Plaque
Plaque is a buildup of food debris, mucus, and bacteria that occurs naturally in the mouth. Plaque can lead to inflammation, infection, and oth...

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Plaque

You’ve probably heard about tooth cavities, but another problem might be lurking in between your teeth. Tooth cavities don't form out of nowhere. Instead, cavities start with a buildup of plaque on your teeth.

Dental plaque is a sticky film that plays a role in a variety of oral conditions. This clear substance forms on your teeth each day. In fact, it starts to form as soon as you finish eating a meal or snacking. It’s mostly on your teeth, but can also form under the gum line.

Unfortunately, plaque is one of your mouth’s worst enemies. This substance not only creates a film over your teeth, it slowly damages or eats away at your tooth enamel. Enamel is the hard surface of your teeth that protects your teeth from decay. If you’re unable to control plaque, your enamel can’t do its job. Your risk for cavities increase as your enamel is damaged. But the question remains, what causes dental plaque?

Causes of Plaque

There are several explanations for the formation of plaque on your teeth. Basically, plaque needs bacteria, acid, saliva, and food particles to form. You may think your mouth is clean and healthy. But when you eat sugary foods or carbohydrates, these foods mix with the natural bacteria in your mouth and create an acid. This acid mixes with saliva and food particles resulting in a sticky substance called plaque.

Dental plaque is clear, so it's hard to see it on your teeth. If you want to do a plaque check, all you need to do is rub your tongue along your teeth, especially the back of your teeth. Usually, plaque makes the teeth feel rough or slimy.

But although plaque occurs naturally, you can reduce this sticky substance and improve the overall health of your mouth.

Treatment and Prevention of Plaque

It’s important to remove plaque before it starts to damage the enamel on your teeth. Because plaque sticks to teeth, the only way to remove it is by brushing your teeth on a regular basis. The American Dental Association (ADA) recommends brushing at least twice a day for at least two minutes. You should also floss once per day to remove food particles stuck between your teeth. It doesn’t take long for plaque to form after eating, so make every effort to brush after each meal or snack. The more you brush, the less plaque in your mouth.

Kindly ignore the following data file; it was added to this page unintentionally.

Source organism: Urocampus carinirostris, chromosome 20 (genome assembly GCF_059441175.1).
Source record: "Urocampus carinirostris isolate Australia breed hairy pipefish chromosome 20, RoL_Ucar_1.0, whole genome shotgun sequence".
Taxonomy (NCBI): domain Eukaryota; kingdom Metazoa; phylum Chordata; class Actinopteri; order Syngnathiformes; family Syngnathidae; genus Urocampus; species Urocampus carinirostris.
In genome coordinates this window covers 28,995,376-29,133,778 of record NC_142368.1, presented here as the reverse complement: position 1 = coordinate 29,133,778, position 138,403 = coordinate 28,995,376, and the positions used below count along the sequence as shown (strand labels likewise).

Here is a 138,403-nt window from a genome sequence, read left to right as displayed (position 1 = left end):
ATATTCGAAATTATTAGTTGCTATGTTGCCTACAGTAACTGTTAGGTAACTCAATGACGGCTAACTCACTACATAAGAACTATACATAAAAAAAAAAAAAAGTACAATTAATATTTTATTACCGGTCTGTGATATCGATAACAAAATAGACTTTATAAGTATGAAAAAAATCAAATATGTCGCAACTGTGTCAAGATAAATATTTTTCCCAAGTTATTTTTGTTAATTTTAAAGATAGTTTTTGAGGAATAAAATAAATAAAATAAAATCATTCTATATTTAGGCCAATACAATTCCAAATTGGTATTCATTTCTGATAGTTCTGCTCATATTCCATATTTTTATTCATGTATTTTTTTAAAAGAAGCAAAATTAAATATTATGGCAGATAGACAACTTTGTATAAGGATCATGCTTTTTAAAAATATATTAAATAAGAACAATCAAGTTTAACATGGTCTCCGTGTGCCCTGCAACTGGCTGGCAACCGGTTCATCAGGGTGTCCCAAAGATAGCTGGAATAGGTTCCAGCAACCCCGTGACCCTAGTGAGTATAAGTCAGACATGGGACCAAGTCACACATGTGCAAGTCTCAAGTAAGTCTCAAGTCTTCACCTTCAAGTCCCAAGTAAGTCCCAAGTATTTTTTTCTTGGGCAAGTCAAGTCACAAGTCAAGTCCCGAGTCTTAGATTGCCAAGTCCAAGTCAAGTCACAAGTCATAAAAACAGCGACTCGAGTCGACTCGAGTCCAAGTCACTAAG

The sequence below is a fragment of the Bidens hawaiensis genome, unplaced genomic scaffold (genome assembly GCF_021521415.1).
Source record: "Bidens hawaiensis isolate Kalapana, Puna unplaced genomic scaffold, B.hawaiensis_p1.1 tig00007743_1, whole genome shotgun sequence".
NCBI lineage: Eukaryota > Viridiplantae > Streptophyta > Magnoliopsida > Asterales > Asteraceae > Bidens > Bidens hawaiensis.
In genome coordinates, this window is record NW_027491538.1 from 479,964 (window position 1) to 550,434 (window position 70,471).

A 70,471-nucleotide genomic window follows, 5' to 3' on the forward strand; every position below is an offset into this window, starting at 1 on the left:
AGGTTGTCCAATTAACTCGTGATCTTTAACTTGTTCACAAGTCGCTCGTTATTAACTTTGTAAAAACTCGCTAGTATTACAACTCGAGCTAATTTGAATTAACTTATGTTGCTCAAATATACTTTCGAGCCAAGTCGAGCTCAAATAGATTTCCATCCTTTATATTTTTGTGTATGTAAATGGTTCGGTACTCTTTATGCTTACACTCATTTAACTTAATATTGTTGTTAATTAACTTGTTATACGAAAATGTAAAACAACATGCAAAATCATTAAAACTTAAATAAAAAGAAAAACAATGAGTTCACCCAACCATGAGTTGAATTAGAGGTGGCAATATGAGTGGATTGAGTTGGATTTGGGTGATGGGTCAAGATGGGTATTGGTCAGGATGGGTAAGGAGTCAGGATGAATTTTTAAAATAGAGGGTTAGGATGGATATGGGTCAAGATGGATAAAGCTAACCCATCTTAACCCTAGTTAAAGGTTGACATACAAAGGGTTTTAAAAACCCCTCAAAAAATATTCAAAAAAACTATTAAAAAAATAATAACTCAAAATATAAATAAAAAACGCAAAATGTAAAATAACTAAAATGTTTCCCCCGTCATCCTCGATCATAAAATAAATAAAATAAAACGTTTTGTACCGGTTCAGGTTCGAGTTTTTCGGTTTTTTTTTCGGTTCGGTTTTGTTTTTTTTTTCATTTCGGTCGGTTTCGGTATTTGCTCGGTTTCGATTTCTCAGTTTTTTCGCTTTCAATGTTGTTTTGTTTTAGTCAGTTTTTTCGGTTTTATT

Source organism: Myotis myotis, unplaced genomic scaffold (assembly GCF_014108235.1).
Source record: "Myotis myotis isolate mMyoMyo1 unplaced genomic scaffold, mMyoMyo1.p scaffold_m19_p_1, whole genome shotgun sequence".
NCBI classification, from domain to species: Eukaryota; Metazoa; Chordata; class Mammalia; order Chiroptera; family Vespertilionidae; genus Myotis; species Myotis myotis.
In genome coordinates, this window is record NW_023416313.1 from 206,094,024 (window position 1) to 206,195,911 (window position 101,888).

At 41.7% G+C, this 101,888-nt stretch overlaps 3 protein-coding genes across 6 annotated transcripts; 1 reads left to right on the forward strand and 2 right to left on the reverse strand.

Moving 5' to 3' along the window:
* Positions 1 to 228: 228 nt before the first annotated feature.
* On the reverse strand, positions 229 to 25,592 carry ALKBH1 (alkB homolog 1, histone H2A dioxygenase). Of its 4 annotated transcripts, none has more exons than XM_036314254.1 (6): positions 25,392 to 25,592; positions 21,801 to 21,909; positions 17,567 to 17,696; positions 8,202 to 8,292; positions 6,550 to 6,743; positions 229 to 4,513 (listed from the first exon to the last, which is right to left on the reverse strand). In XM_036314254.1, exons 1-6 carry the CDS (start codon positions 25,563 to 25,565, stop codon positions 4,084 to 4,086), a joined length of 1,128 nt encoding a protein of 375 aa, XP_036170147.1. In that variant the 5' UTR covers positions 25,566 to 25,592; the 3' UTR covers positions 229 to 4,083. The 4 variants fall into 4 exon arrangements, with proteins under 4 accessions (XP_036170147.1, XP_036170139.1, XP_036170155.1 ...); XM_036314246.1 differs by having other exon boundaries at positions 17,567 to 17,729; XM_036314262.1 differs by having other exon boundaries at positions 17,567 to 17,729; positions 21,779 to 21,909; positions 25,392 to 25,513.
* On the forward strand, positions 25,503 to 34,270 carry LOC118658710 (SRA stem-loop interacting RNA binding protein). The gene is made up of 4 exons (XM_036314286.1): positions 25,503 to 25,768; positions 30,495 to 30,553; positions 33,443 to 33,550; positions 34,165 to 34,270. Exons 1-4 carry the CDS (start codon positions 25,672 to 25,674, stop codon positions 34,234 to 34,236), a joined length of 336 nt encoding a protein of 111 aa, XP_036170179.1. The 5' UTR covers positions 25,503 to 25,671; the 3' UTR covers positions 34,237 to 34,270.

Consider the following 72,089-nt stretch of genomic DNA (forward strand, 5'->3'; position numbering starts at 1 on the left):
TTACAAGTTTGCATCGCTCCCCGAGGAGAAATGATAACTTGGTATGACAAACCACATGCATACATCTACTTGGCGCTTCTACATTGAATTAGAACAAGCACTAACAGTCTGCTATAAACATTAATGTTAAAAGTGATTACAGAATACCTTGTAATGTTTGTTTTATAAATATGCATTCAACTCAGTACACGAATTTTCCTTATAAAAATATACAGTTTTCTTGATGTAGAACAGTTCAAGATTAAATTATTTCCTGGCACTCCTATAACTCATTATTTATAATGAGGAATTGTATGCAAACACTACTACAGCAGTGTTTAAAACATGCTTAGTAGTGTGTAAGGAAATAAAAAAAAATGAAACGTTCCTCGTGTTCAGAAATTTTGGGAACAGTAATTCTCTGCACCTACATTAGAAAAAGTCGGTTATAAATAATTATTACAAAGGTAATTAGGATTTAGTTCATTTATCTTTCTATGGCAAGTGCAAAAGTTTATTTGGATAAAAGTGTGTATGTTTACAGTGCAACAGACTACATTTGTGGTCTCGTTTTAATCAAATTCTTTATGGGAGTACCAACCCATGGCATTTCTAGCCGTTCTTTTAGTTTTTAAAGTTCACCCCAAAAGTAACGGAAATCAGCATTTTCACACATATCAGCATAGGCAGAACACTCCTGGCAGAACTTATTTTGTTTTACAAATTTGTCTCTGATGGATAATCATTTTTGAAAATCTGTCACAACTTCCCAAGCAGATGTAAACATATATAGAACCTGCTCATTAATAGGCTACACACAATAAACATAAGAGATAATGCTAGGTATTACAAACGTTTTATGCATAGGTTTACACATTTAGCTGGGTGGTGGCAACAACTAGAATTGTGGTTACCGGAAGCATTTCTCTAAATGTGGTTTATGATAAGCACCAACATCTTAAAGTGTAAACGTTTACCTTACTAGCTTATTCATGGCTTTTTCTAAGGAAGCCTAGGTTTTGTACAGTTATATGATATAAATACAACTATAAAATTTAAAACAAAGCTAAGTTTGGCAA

Electric toothbrushes have been proven to be most effective in removing plaque, says the British Dental Health Foundation. These toothbrushes have bristles that move in two directions, which improves the cleaning action. Make sure you schedule regular dental cleanings every six months. Your dentist can examine your teeth and take X-ray images about once a year. Either your dentist or a dental hygienist removes traces of plaque and tartar on your teeth using special dental tools.

Plaque doesn't go away, but certain habits and good oral hygiene can prevent a buildup. Along with regular brushing, flossing, and dental visits, you can reduce plaque by eating a balanced diet. Reduce your intake of sugar and carbohydrates. Foods to avoid or limit include:

  • candy
  • cookies
  • ice cream
  • potatoes
  • bread

You can also reduce plaque by limiting snacking between meals, especially during times when you're not able to brush your teeth.

Complications of Plaque

Even though everyone has plaque, it isn't a minor dental issue. Plaque that isn’t removed is a primary cause of gum disease (periodontal disease). In fact, the Centers for Disease Control and Prevent (CDC) reports that half of Americans have periodontal disease. Other complications of plaque buildup include:

  • tooth decay
  • tooth loss
  • gingivitis
  • bad breath
  • teeth discoloration

The longer plaque remains on your teeth or between your teeth, the harder it is to remove yourself. Hard plaque that you can’t remove at home is called tartar. Only a dentist or a dental hygienist can remove tarter.

Written by: Valencia Higuera
Edited by:
Medically Reviewed by: George Krucik, MD, MBA
Published: Nov 24, 2014
Published By: Healthline Networks, Inc.
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